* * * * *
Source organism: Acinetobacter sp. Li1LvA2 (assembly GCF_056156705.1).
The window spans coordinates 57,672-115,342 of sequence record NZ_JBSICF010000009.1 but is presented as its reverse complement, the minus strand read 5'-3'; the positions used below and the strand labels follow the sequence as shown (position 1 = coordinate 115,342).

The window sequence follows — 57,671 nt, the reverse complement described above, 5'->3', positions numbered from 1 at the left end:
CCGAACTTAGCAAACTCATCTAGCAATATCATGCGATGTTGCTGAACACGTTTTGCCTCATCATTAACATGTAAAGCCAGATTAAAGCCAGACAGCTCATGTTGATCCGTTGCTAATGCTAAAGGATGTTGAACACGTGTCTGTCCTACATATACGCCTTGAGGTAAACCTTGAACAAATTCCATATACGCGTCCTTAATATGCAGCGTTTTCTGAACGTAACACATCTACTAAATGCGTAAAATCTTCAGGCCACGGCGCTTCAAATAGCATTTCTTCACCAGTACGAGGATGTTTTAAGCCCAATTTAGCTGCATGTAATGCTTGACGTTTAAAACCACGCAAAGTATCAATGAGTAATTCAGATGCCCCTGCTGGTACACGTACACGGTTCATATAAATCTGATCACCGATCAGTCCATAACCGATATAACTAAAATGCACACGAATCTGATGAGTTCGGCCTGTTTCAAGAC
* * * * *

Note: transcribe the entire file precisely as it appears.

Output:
Source organism: Acinetobacter sp. Li1LvA2 (assembly GCF_056156705.1).
The window spans coordinates 57,672-115,342 of sequence record NZ_JBSICF010000009.1 but is presented as its reverse complement, the minus strand read 5'-3'; the positions used below and the strand labels follow the sequence as shown (position 1 = coordinate 115,342).

The window sequence follows — 57,671 nt, the reverse complement described above, 5'->3', positions numbered from 1 at the left end:
CCGAACTTAGCAAACTCATCTAGCAATATCATGCGATGTTGCTGAACACGTTTTGCCTCATCATTAACATGTAAAGCCAGATTAAAGCCAGACAGCTCATGTTGATCCGTTGCTAATGCTAAAGGATGTTGAACACGTGTCTGTCCTACATATACGCCTTGAGGTAAACCTTGAACAAATTCCATATACGCGTCCTTAATATGCAGCGTTTTCTGAACGTAACACATCTACTAAATGCGTAAAATCTTCAGGCCACGGCGCTTCAAATAGCATTTCTTCACCAGTACGAGGATGTTTTAAGCCCAATTTAGCTGCATGTAATGCTTGACGTTTAAAACCACGCAAAGTATCAATGAGTAATTCAGATGCCCCTGCTGGTACACGTACACGGTTCATATAAATCTGATCACCGATCAGTCCATAACCGATATAACTAAAATGCACACGAATCTGATGAGTTCGGCCTGTTTCAAGAC